8. You can never really know how people will react. This ties into the aforementioned issues management part of the job (see No. 4). Companies do things all the time that their audiences—whether employees or customers or the general public—don’t like. The message can be taken the wrong way even when intentions are good, so here’s my advice: Be clear. Be thorough. Be prepared to respond.

9. Don’t be afraid to be creative. I’ve seen way too many communications efforts that are so dull you’ll wish you were back in the lecture hall. Please, please don’t contribute to that. Creative is good, trust me. So there you have it. Whether or not you’ve walked across the stage yet, you’re officially ready for your career in communications. Congratulations, and good luck out there.

4 ways thinking like Kim Kardashian can help you score your next job

Meredith Coburn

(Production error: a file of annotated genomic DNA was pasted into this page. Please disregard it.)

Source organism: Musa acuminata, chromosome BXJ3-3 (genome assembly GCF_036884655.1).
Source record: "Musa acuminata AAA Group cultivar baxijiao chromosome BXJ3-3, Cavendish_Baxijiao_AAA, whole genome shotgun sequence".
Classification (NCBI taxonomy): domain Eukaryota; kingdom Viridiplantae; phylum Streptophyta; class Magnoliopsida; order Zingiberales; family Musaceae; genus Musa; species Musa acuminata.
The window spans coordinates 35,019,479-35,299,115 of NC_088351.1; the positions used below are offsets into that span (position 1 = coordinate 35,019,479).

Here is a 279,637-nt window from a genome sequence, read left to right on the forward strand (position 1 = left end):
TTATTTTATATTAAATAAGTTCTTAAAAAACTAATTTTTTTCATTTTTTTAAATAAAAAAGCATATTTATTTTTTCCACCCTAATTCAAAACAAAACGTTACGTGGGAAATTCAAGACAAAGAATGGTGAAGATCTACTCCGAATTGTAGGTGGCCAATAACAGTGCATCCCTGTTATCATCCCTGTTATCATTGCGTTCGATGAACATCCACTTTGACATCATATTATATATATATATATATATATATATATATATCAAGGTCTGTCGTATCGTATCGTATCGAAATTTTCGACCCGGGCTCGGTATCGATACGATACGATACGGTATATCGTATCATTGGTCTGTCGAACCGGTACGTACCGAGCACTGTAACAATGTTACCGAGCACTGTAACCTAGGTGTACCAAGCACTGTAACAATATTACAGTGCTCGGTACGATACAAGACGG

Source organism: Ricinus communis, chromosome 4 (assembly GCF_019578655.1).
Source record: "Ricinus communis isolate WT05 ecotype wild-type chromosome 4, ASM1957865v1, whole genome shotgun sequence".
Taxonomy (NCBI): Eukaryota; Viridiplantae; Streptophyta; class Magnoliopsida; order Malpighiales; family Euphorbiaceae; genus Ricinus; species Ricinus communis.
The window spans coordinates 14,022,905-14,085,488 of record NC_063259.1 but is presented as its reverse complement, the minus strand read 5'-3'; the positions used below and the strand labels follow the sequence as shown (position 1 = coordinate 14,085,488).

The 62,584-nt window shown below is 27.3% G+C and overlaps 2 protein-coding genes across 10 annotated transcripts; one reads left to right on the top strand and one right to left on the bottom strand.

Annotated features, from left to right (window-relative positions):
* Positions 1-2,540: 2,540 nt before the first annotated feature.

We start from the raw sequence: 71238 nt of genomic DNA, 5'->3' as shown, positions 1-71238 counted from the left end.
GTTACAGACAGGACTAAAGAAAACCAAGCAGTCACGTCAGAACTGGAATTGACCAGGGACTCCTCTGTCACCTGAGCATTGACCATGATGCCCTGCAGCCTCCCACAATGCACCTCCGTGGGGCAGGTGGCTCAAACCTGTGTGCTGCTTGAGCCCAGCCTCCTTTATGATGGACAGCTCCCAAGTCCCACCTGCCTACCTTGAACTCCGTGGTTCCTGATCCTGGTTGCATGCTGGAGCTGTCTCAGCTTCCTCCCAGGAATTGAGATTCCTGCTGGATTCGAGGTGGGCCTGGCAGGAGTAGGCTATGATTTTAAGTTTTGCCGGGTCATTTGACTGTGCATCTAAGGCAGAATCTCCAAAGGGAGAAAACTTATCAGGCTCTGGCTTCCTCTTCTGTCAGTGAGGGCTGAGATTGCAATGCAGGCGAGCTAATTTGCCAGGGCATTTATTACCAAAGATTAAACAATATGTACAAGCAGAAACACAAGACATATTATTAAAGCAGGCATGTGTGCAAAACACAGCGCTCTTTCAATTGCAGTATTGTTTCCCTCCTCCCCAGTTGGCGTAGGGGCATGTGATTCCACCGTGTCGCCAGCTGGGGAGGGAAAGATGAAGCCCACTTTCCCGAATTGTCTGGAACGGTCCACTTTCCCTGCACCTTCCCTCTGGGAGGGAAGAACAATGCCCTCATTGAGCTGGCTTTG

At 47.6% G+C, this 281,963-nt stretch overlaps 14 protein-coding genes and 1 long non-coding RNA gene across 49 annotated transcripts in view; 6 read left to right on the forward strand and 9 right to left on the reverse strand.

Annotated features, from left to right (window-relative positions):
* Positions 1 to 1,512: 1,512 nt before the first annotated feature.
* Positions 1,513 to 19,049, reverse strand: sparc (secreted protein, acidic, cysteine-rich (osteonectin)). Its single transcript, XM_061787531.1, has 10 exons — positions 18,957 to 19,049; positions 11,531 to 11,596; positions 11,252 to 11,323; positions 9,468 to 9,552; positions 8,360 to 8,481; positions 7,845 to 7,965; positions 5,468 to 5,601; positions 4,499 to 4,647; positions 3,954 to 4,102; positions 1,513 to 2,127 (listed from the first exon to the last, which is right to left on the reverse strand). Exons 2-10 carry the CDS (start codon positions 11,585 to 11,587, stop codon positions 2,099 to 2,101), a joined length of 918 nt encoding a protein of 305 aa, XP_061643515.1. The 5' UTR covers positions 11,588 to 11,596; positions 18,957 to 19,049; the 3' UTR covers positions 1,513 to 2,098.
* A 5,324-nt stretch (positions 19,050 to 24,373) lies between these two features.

Say what you want about Kim Kardashian, but girlfriend knows what she wants and isn’t afraid to go after it. From TV shows, clothing lines, perfume, jewelry, tanning products, and other paid endorsements and appearances, there aren’t many places you can go without seeing her.

You might think she’s all fluff, but what if I told you that reality TV queen Kim Kardashian could actually teach you a thing or two about the best ways to market yourself for your next job?

Here are four things I’ve learned by keeping up with Kim:

Brand yourself

Branding is complicated, but when executed correctly, it’s one of the most powerful marketing strategies. One of my professors at DePaul University told me that branding is simply how people perceive you. They’re not objects you can pick up; rather, they’re intangibles (perceptions, reputations, personalities). The best branding strategies are so seamlessly executed that most of us don’t even realize they exist.